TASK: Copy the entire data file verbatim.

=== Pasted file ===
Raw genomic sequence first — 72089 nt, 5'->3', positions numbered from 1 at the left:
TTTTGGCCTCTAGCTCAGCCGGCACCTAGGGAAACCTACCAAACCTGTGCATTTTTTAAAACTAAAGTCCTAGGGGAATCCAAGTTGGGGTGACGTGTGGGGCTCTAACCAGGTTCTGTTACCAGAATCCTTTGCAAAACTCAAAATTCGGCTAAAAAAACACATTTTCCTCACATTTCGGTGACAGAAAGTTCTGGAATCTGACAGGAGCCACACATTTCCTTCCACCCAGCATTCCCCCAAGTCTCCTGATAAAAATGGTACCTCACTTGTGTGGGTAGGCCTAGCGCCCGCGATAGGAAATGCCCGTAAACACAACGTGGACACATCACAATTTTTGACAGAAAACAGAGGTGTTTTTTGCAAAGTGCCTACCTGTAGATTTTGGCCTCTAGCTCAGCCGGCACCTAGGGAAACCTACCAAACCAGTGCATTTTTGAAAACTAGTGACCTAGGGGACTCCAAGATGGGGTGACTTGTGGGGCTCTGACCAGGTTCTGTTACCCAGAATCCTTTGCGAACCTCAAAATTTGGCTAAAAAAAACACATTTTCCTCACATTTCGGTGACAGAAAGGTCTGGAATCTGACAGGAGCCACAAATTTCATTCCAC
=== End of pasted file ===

Raw genomic sequence first — 72089 nt, 5'->3', positions numbered from 1 at the left:
TTTTGGCCTCTAGCTCAGCCGGCACCTAGGGAAACCTACCAAACCTGTGCATTTTTTAAAACTAAAGTCCTAGGGGAATCCAAGTTGGGGTGACGTGTGGGGCTCTAACCAGGTTCTGTTACCAGAATCCTTTGCAAAACTCAAAATTCGGCTAAAAAAACACATTTTCCTCACATTTCGGTGACAGAAAGTTCTGGAATCTGACAGGAGCCACACATTTCCTTCCACCCAGCATTCCCCCAAGTCTCCTGATAAAAATGGTACCTCACTTGTGTGGGTAGGCCTAGCGCCCGCGATAGGAAATGCCCGTAAACACAACGTGGACACATCACAATTTTTGACAGAAAACAGAGGTGTTTTTTGCAAAGTGCCTACCTGTAGATTTTGGCCTCTAGCTCAGCCGGCACCTAGGGAAACCTACCAAACCAGTGCATTTTTGAAAACTAGTGACCTAGGGGACTCCAAGATGGGGTGACTTGTGGGGCTCTGACCAGGTTCTGTTACCCAGAATCCTTTGCGAACCTCAAAATTTGGCTAAAAAAAACACATTTTCCTCACATTTCGGTGACAGAAAGGTCTGGAATCTGACAGGAGCCACAAATTTCATTCCAC